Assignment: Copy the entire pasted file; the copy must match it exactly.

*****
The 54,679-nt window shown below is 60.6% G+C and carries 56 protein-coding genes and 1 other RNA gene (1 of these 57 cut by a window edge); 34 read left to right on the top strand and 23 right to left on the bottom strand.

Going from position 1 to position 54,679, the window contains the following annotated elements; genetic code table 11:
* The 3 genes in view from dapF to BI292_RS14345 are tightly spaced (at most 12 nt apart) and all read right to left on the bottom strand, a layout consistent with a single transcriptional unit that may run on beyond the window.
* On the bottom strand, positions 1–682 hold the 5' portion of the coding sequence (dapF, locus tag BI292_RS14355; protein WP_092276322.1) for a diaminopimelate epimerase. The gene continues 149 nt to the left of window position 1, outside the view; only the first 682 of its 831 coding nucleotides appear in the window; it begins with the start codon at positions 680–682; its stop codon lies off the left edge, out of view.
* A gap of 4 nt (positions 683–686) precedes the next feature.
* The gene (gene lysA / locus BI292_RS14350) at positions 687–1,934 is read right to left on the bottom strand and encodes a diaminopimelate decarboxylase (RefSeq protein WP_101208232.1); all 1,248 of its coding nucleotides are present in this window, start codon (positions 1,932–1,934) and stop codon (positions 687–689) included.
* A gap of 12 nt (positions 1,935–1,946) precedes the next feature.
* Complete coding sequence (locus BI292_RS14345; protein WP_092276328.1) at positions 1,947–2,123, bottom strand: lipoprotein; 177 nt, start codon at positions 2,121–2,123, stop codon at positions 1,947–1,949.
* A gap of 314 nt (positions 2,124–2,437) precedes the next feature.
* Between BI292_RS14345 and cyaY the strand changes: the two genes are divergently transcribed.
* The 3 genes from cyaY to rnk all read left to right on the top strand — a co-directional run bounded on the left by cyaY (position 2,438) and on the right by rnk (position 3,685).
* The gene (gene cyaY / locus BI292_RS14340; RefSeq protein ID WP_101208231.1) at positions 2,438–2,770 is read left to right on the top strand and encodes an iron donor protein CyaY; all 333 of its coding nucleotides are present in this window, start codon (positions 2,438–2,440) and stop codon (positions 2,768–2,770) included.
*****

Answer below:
The 54,679-nt window shown below is 60.6% G+C and carries 56 protein-coding genes and 1 other RNA gene (1 of these 57 cut by a window edge); 34 read left to right on the top strand and 23 right to left on the bottom strand.

Going from position 1 to position 54,679, the window contains the following annotated elements; genetic code table 11:
* The 3 genes in view from dapF to BI292_RS14345 are tightly spaced (at most 12 nt apart) and all read right to left on the bottom strand, a layout consistent with a single transcriptional unit that may run on beyond the window.
* On the bottom strand, positions 1–682 hold the 5' portion of the coding sequence (dapF, locus tag BI292_RS14355; protein WP_092276322.1) for a diaminopimelate epimerase. The gene continues 149 nt to the left of window position 1, outside the view; only the first 682 of its 831 coding nucleotides appear in the window; it begins with the start codon at positions 680–682; its stop codon lies off the left edge, out of view.
* A gap of 4 nt (positions 683–686) precedes the next feature.
* The gene (gene lysA / locus BI292_RS14350) at positions 687–1,934 is read right to left on the bottom strand and encodes a diaminopimelate decarboxylase (RefSeq protein WP_101208232.1); all 1,248 of its coding nucleotides are present in this window, start codon (positions 1,932–1,934) and stop codon (positions 687–689) included.
* A gap of 12 nt (positions 1,935–1,946) precedes the next feature.
* Complete coding sequence (locus BI292_RS14345; protein WP_092276328.1) at positions 1,947–2,123, bottom strand: lipoprotein; 177 nt, start codon at positions 2,121–2,123, stop codon at positions 1,947–1,949.
* A gap of 314 nt (positions 2,124–2,437) precedes the next feature.
* Between BI292_RS14345 and cyaY the strand changes: the two genes are divergently transcribed.
* The 3 genes from cyaY to rnk all read left to right on the top strand — a co-directional run bounded on the left by cyaY (position 2,438) and on the right by rnk (position 3,685).
* The gene (gene cyaY / locus BI292_RS14340; RefSeq protein ID WP_101208231.1) at positions 2,438–2,770 is read left to right on the top strand and encodes an iron donor protein CyaY; all 333 of its coding nucleotides are present in this window, start codon (positions 2,438–2,440) and stop codon (positions 2,768–2,770) included.